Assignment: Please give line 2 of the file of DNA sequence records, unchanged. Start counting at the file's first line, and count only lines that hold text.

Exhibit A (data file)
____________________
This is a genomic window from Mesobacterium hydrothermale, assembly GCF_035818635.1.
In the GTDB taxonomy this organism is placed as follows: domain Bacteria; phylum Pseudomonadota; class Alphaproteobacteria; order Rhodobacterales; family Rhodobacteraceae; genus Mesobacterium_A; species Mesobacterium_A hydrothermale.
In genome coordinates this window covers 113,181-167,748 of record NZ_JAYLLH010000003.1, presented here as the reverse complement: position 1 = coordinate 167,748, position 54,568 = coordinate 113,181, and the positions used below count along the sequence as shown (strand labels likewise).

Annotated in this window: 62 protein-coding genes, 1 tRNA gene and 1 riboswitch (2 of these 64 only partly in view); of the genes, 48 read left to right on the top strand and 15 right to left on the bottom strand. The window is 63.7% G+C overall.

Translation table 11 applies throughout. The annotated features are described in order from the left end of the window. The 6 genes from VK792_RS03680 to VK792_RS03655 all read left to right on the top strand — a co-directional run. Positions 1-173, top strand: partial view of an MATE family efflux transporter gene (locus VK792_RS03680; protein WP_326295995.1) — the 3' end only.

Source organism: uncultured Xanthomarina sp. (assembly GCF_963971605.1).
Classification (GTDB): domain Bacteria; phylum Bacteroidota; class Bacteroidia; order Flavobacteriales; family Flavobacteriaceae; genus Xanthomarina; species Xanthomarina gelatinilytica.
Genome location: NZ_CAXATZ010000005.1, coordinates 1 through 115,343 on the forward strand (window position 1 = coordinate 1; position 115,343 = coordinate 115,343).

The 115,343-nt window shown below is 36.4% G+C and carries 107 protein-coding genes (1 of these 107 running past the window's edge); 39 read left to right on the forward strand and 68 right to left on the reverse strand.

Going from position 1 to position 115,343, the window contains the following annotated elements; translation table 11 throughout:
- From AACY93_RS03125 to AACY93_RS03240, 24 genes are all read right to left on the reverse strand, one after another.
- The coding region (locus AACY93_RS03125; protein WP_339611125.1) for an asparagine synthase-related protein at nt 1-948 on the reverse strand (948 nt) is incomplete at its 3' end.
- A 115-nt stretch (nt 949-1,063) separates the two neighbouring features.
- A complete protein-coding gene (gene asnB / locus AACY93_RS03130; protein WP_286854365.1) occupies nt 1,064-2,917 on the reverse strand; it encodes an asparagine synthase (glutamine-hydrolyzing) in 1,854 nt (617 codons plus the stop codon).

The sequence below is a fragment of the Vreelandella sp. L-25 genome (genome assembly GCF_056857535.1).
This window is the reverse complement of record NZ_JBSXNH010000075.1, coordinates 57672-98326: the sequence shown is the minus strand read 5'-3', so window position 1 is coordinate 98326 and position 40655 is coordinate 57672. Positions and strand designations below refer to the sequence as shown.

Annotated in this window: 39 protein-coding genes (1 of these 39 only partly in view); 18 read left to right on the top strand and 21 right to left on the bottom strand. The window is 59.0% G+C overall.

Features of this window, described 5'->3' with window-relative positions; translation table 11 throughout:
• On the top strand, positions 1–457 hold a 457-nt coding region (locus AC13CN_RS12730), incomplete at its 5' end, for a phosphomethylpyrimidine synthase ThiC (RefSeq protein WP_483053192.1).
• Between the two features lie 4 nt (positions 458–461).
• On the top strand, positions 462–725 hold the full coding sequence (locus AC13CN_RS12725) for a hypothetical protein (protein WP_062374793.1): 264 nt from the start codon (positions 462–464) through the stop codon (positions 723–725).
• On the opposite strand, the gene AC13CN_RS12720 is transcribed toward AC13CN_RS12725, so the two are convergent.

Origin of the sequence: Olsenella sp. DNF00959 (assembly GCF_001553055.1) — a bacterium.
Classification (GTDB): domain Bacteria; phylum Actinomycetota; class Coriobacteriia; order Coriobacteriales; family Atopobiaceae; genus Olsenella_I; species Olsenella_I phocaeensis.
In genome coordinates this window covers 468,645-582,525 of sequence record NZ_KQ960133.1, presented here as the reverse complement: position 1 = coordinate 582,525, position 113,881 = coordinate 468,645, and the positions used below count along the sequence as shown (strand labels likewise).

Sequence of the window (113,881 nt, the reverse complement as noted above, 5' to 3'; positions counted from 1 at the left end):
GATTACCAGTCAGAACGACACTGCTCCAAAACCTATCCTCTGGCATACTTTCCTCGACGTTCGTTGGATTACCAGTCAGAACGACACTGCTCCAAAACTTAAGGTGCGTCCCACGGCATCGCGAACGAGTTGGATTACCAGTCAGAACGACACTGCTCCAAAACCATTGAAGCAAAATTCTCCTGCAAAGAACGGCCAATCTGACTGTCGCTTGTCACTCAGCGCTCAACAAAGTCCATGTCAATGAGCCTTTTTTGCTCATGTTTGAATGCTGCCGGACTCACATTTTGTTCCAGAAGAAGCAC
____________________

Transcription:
In the GTDB taxonomy this organism is placed as follows: domain Bacteria; phylum Pseudomonadota; class Alphaproteobacteria; order Rhodobacterales; family Rhodobacteraceae; genus Mesobacterium_A; species Mesobacterium_A hydrothermale.